Dear Doctor,

I am writing with a question of concern in early pregnancy. My wife and I recently underwent a successful FET in which two blastocysts were transferred on August 31. Of the two blastocysts, one was a grade AA 5 day blastocyst, and one was a grade AB 6 day blastocyst. I asked the embryologist at time of transfer about their differences, but he said they were so morphologically similar that it was impossible to tell.

In typical fertility language, I am the egg donor and my wife is the gestational carrier. We utilized a sperm donor with at least one confirmed prior pregnancy. I was 39 at the time of egg retrieval and my wife is 27 years old. This is our first attempt at pregnancy.

After transfer, we were fairly certain when implantation occurred, as my wife had mild cramping and spotting. We took home pregnancy tests six days after transfer and were getting positive results. Our first HCG yielded a number of 75, which was within average range, the second HCG surged forward rapidly, multiplying by seven times instead of doubling, and the third doubled, though at a rate of 2.5-3 days. Progesterone and estradiol have been monitored during the process, and both have been good.


Our first ultrasound was at 7.2 weeks. At that time, the technician quickly found a heartbeat that was visible and audible, of 143 BPM. We could see little arm and leg buds in the ultrasound picture. The heart rate was regular.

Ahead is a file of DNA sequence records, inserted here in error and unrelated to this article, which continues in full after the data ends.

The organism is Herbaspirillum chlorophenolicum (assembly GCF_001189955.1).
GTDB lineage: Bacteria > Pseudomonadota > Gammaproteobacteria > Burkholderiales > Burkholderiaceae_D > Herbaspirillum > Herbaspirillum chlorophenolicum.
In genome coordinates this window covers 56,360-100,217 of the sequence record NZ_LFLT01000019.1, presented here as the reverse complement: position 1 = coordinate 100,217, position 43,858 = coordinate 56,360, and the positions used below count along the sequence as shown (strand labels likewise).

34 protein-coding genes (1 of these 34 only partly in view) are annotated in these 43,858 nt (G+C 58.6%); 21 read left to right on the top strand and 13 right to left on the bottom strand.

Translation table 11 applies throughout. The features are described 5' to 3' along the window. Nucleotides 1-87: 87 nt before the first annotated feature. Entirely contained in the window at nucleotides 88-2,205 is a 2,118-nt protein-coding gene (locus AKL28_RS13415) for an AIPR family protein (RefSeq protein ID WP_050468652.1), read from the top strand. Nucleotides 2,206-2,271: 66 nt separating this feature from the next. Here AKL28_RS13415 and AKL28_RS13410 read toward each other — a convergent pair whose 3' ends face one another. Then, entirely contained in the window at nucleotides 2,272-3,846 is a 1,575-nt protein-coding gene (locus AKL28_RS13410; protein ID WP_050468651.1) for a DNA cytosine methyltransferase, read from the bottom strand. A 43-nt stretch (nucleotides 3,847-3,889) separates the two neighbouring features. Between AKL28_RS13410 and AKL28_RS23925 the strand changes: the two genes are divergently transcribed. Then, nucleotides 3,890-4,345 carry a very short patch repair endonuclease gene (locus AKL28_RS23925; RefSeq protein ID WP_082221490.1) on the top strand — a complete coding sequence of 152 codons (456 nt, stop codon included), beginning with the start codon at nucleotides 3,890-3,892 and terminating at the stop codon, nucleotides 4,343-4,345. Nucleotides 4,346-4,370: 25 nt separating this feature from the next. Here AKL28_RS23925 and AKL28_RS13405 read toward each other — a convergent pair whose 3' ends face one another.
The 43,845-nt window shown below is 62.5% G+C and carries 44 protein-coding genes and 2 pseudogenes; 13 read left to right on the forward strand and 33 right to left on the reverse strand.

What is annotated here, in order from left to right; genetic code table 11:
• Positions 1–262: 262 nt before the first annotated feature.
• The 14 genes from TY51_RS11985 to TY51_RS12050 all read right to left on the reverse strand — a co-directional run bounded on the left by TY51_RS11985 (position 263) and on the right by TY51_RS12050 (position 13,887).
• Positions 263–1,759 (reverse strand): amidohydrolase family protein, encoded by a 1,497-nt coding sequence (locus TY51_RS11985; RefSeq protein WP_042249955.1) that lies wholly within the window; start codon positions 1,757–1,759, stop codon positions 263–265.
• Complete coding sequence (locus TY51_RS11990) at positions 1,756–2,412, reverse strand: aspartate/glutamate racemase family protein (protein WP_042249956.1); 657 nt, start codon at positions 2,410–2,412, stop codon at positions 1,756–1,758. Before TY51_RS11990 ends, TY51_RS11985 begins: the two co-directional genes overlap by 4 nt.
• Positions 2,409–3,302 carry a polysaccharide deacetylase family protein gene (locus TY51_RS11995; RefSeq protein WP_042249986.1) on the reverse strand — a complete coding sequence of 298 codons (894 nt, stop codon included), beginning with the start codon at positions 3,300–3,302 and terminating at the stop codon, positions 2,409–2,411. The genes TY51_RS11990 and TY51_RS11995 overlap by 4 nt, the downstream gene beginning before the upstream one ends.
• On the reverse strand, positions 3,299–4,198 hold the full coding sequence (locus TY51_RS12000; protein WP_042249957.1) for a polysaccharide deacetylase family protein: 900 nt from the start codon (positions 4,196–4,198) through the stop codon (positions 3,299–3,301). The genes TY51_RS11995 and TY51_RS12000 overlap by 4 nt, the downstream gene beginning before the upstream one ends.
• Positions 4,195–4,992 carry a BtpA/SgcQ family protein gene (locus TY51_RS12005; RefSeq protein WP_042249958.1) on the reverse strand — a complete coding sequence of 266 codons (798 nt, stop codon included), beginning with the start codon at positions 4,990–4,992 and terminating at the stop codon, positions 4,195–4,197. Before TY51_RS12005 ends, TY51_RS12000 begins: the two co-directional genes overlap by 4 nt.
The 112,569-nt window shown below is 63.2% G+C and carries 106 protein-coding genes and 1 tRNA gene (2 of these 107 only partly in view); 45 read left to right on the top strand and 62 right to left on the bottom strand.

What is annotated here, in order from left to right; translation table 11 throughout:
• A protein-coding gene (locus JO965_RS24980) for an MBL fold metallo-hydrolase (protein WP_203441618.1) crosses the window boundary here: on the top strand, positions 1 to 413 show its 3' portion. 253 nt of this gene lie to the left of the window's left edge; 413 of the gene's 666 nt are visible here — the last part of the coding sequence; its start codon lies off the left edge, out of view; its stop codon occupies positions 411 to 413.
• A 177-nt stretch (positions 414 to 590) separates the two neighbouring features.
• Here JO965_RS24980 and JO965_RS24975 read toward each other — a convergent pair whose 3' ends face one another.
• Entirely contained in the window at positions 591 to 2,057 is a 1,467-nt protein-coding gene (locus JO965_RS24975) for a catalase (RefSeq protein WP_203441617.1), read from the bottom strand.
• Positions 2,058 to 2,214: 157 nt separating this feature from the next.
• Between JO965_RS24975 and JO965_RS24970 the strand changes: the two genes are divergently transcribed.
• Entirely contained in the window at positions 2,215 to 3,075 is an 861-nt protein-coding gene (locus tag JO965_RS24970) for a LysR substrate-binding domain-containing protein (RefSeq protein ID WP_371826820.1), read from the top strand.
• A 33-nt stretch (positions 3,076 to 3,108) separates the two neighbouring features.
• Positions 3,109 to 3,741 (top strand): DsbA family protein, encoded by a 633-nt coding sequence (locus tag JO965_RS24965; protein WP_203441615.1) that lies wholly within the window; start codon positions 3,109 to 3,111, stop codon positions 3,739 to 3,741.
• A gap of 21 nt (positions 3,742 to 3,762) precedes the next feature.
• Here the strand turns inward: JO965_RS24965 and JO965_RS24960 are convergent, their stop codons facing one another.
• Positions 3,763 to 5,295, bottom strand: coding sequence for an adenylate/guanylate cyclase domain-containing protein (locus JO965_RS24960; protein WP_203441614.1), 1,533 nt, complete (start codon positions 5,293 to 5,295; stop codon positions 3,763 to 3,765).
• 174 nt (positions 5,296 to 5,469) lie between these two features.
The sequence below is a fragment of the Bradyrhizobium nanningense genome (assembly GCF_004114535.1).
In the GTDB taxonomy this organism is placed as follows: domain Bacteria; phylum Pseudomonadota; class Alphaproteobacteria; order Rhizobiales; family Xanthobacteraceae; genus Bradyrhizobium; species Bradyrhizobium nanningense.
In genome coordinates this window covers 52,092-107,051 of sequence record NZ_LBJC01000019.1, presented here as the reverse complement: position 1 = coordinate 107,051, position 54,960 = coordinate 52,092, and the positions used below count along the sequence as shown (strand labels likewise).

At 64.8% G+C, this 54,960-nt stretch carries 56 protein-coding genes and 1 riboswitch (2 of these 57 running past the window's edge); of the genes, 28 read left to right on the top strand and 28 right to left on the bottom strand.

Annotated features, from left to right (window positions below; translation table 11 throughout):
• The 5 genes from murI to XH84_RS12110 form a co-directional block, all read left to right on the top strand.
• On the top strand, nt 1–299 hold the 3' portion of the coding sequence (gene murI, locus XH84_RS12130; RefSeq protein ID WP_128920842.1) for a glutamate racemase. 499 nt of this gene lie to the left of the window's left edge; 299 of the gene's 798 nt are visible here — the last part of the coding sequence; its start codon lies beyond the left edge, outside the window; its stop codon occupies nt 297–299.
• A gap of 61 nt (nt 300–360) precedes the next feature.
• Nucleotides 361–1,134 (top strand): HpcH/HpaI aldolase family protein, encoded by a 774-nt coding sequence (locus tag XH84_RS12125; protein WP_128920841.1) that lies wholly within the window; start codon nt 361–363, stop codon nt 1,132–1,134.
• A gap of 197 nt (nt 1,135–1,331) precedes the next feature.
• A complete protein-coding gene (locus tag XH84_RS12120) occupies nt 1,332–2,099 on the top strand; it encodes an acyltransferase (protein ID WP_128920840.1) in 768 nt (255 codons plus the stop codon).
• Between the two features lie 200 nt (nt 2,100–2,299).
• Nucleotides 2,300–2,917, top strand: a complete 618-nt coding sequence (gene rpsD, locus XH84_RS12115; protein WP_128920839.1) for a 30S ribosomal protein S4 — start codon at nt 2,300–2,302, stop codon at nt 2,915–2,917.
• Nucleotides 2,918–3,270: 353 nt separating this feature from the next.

We then met with our physician, who informed us that the embryo measured 6.5 days instead of 7.2 days. As a result of the fact that this baby is the result of in-vitro technology, the dating is accurate. The doctor told us that this was evidence of a slow-growing pregnancy, and that it was a definite red flag. He told us that although the first HCG and second looked good, the third didn't multiply as rapidly. He said that alone would not have raised a flag, but that, in addition to the embryo measuring small was suggestive of a problem. He told us that it could be fine, or could result badly.

Afterwards, I met with a nurse and asked how concerned we should be. She seemed extremely dire and told us that it isn't good, and we should be prepared for a possible negative outcome. We went home frightened and crestfallen, and have been struggling this past week to maintain a positive outlook. Our next ultrasound is scheduled for a little over a week from now, at which point we will be 9.2 weeks.

My wife continues to have pregnancy symptoms, and has not had any spotting or cramping, so certainly no signs of imminent miscarriage. I don't know if this information is relevant at this point, but I am an extremely small adult (five feet tall, 112lbs) and the women in my family are extremely small. In addition, my wife is very small at 5'2, and doesn't weigh much more than me. Our donor was tall, at 6'. My questions are as follows:

1) Could the size of the embryo be related to my extremely small genetic stature?

2) Can you give us reason to hope that this pregnancy outcome may be okay, based on the information I provided? Obviously, with a small embryo, I am concerned about chromosomal abnormality (given my age), but I had hoped that the selection process for five day blastocysts would have significantly reduced the risks.

Any input you can provide will be greatly appreciated. Thank you for taking the time to read this very long post.

Sincerely,

Firstbaby